Digital Photography – Forgettable Memories

4 Sep 2015

With technological advances, we can now take better quality photos with increasing convenience using our mobile phones. Digital photography with its clear advantages has quickly “replaced” traditional film photography.

On the surface, it appears that digital photography has important benefits over film photography. However, what lies beneath the surface may be worth pondering. Reflecting on the implications of digital photography through my personal experiences has been insightful.

Cheaper. Digital photography allows us to freely take photos with little consideration of the cost required for processing films. The only constraint is probably the memory capacity.

>> Result: Take more photos, but focus less on experiences.

Instant Feedback. Gone were the days when we only get to see the pictures after the film had been processed. Today, we can assess the quality of our photos instantly and take again and again.

>> Result: Invest less effort in photography and end up with more poor quality pictures in storage (ironically).

Easy Storage & Sharing: In the past, photos were kept in photo albums and shared in hardcopy format. Digital photos are easily stored in electronic format and shared through social media apps.

>> Result: Keep and share more photos, but spend less time to look at stored pictures.

The key message being Photos Are NOT…

Experiences. Have we been too preoccupied with taking photos rather than focusing on our experiences? Does taking pictures of cuisines and sharing them on social media platforms enhance the fragrance and taste of the foods? Does busy snapping pictures in an art gallery help us appreciate the master pieces more? Does random snapping of pictures in the streets capture the feel of a place?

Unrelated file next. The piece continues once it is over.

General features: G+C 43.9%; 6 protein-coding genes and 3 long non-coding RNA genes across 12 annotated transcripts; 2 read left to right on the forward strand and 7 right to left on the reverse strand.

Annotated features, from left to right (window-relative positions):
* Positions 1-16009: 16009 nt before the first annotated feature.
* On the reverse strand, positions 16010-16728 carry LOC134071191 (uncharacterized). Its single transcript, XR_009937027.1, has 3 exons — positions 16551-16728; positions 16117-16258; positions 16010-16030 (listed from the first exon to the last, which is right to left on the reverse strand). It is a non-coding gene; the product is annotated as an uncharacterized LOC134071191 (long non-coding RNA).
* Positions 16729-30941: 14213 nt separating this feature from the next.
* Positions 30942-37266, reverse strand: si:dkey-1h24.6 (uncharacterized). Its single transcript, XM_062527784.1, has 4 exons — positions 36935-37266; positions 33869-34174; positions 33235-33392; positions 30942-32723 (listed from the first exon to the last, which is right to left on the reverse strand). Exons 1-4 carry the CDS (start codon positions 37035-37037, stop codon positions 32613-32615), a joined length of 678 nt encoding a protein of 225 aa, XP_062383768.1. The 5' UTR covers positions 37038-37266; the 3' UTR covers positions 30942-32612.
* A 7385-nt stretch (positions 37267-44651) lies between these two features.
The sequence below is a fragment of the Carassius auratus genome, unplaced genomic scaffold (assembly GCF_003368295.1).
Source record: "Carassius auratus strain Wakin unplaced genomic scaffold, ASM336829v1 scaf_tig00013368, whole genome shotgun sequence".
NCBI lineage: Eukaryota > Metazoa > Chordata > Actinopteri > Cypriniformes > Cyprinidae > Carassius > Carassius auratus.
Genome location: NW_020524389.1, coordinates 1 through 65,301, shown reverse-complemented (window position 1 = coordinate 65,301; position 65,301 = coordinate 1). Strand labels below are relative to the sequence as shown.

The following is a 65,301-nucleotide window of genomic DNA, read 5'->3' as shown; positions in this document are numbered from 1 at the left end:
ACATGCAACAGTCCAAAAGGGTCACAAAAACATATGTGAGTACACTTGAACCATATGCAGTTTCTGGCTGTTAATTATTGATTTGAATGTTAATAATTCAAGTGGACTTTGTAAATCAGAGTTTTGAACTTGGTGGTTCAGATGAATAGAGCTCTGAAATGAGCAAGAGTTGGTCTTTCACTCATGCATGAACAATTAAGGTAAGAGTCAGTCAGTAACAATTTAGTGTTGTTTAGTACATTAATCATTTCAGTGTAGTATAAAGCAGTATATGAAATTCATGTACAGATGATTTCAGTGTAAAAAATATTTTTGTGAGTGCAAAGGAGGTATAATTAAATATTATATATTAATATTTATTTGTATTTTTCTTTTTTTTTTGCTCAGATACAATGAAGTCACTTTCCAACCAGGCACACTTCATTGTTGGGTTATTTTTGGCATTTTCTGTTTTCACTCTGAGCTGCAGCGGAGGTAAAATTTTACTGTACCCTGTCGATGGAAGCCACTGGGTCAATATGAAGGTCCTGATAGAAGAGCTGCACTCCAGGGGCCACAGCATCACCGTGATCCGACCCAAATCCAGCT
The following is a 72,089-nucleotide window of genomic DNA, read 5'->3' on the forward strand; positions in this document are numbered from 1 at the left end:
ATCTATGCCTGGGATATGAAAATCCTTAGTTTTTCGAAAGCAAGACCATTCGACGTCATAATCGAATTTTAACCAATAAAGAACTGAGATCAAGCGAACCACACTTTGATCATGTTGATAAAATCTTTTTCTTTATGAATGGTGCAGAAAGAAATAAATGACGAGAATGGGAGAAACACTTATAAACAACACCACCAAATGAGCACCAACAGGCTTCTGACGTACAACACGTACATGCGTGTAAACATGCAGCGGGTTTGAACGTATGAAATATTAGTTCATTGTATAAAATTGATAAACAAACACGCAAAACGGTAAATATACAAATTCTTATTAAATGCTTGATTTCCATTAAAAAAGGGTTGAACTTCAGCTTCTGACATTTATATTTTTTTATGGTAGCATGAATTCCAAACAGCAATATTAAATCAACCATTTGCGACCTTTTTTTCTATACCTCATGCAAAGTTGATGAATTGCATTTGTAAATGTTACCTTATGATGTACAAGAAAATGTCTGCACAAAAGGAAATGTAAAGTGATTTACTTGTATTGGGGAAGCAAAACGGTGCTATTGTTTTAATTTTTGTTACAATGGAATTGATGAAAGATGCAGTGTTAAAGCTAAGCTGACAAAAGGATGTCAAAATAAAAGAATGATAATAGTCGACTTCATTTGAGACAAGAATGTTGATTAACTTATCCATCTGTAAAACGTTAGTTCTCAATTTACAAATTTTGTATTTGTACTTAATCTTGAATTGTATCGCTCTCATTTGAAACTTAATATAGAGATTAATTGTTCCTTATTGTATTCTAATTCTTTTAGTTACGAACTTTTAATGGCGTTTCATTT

Memories. How often do we look at the tons of photos taken during a trip? And when we do, most of the pictures might not be particularly memorable? What we remembered were probably moments when a chord in our heart was struck (not whether a picture was captured). For example, I remember a conversation with a doctor from Syria. I was touched when she shared that they (her family) chose to remain and contribute to the wellbeing of Syria despite the difficult situations at home. Also remember an art museum gallery attendant who was a refugee who fled Vietnam years ago. There was a sense of melancholy when he shared that he had never returned to Vietnam since then. I could not bring myself to ask whether his loved ones were with him (or still in Vietnam).

Technological advances have produced increasingly richer colours and more vivid images… But do they also contribute to richer experiences and more vivid memories… Perhaps we can free digital photography at times, so that we are free to experience the various moments in life…

Warmest Regards, SLC

P.S. This reflection came about as I am currently sorting out my digital photography clutter. Will share my experiences when I eventually get through the electronic images. Till then, I welcome any tips from you 🙂 Thank You!!

QUICK SLC UPDATE: 6 Steps to Overcoming Digital Photography Clutter


3 thoughts on “Digital Photography – Forgettable Memories

  1. Don’t overlook one of the biggest problems with all things ‘digital’, that of volatile storage and the high risk of total loss, overcome only by the continual financial outlay and time involved in the purchase and transfer to new storage media every few years; when that process stops then your photos may only last for an unpredictable 5-10 years, compared to a more predictable 50-100 years for the analogue version, with no sudden unpredictable or catastrophic loss being experienced with the latter!

    Just think of digital as here today, gone tomorrow; unless you have prepared and planned for its lifetime upkeep.

    A combination of digital and analogue photography is best, by selecting those better shots and printing them off using archival quality media, so ‘selectivity’ and the use of a physical print is the key to its longevity.

    Liked by 1 person

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